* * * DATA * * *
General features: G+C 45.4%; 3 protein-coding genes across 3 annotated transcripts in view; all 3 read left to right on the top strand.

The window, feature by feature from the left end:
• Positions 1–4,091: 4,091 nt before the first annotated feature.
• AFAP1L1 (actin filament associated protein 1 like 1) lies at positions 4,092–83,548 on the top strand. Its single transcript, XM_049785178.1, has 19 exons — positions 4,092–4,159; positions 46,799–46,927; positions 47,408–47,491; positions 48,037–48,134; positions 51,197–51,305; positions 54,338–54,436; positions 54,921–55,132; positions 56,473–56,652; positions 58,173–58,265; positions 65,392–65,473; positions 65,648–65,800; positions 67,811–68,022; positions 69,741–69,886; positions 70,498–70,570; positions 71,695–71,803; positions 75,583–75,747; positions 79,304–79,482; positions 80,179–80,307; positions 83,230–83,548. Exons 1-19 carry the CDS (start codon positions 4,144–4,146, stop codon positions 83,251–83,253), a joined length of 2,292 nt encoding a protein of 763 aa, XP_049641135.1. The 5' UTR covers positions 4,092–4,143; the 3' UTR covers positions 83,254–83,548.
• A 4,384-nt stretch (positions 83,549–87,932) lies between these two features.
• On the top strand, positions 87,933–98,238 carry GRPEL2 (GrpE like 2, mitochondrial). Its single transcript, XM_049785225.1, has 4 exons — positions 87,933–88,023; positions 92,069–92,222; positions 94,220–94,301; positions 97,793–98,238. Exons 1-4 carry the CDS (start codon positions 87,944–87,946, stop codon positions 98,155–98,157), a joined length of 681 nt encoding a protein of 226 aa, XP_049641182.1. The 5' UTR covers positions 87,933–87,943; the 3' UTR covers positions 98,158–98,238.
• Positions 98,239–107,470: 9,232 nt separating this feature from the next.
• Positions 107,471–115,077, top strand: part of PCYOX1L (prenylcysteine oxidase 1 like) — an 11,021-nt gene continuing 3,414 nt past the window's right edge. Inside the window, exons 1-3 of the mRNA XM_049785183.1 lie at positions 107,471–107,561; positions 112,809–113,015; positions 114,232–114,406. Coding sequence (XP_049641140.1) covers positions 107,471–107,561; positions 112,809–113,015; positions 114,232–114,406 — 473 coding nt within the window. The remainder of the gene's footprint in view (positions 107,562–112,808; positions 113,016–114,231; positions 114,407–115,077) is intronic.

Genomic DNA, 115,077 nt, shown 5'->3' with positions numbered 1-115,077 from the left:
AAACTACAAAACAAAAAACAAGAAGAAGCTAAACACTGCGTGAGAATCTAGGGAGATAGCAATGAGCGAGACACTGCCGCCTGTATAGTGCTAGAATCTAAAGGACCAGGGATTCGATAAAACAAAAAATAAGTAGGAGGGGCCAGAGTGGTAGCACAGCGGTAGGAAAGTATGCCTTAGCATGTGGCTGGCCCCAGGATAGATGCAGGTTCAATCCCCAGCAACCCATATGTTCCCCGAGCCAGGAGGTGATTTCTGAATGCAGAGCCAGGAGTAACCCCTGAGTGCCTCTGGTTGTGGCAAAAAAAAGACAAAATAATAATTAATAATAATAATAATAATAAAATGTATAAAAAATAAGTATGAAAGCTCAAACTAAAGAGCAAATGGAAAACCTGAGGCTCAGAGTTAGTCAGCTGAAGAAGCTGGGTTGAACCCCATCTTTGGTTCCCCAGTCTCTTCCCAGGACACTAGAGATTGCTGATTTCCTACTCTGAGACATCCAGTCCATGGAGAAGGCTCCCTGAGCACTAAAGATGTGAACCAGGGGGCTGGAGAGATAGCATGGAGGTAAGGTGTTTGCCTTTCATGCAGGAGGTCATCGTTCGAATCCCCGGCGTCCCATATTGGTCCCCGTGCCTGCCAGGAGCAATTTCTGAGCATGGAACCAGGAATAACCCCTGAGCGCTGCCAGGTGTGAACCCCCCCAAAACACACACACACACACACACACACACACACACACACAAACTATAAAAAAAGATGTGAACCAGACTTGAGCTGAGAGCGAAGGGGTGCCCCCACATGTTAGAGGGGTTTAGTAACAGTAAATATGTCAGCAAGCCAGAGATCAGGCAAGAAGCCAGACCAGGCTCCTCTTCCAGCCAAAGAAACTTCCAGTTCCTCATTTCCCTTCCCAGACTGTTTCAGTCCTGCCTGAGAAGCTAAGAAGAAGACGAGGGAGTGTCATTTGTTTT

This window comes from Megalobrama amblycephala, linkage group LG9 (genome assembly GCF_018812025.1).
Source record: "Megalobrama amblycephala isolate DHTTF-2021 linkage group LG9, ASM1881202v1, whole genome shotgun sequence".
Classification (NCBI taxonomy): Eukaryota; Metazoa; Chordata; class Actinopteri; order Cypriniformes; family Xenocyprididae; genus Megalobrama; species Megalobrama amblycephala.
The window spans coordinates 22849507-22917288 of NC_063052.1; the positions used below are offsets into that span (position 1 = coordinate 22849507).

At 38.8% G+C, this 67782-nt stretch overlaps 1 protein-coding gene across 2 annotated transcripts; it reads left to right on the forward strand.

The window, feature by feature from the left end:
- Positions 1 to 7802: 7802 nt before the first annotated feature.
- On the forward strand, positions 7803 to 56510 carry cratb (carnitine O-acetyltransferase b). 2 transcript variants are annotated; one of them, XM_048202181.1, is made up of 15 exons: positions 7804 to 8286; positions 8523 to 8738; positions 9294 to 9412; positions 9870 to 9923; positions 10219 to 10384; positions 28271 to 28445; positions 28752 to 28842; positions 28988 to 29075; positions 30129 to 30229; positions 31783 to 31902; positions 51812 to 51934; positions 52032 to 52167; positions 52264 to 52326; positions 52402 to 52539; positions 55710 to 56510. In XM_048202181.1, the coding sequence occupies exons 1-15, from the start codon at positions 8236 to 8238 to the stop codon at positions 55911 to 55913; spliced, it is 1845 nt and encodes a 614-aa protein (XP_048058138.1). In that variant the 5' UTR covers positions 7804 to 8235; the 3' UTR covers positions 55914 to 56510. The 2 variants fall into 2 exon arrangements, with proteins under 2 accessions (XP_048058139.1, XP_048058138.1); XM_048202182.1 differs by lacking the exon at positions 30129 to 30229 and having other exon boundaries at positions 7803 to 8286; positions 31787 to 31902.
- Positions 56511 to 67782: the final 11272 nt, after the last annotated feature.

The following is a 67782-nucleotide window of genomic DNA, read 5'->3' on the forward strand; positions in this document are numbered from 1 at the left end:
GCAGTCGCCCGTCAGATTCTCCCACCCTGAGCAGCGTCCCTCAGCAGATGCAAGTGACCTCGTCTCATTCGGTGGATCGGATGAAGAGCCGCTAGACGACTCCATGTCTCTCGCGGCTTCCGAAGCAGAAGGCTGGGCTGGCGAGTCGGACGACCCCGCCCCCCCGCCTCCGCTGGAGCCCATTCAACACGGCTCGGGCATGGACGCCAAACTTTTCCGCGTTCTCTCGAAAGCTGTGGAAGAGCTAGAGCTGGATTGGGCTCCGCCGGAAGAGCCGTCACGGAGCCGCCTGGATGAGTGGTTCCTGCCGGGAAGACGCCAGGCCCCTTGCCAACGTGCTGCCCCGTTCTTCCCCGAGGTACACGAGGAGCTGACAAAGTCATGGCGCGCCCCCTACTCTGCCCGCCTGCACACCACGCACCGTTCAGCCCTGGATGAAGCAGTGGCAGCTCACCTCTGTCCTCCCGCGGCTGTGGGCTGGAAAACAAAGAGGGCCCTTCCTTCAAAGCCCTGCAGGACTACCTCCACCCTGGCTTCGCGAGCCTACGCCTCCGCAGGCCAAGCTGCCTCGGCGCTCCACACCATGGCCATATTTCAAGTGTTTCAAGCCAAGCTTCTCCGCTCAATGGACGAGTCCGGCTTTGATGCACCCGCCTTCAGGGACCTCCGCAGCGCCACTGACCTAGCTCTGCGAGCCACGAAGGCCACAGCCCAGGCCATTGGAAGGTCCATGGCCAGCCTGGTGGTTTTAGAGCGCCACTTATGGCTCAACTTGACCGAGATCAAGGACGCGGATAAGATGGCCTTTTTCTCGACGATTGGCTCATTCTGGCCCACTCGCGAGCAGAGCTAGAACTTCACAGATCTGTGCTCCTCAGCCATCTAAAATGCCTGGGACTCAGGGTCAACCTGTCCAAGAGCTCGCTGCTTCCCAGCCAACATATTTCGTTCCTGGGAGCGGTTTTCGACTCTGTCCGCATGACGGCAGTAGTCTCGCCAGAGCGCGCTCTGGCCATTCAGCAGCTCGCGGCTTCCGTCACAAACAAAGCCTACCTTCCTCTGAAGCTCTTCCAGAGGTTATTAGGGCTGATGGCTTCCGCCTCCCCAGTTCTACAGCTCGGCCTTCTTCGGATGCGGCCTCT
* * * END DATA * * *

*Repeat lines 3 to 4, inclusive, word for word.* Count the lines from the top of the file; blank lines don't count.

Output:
• Positions 1–4,091: 4,091 nt before the first annotated feature.
• AFAP1L1 (actin filament associated protein 1 like 1) lies at positions 4,092–83,548 on the top strand. Its single transcript, XM_049785178.1, has 19 exons — positions 4,092–4,159; positions 46,799–46,927; positions 47,408–47,491; positions 48,037–48,134; positions 51,197–51,305; positions 54,338–54,436; positions 54,921–55,132; positions 56,473–56,652; positions 58,173–58,265; positions 65,392–65,473; positions 65,648–65,800; positions 67,811–68,022; positions 69,741–69,886; positions 70,498–70,570; positions 71,695–71,803; positions 75,583–75,747; positions 79,304–79,482; positions 80,179–80,307; positions 83,230–83,548. Exons 1-19 carry the CDS (start codon positions 4,144–4,146, stop codon positions 83,251–83,253), a joined length of 2,292 nt encoding a protein of 763 aa, XP_049641135.1. The 5' UTR covers positions 4,092–4,143; the 3' UTR covers positions 83,254–83,548.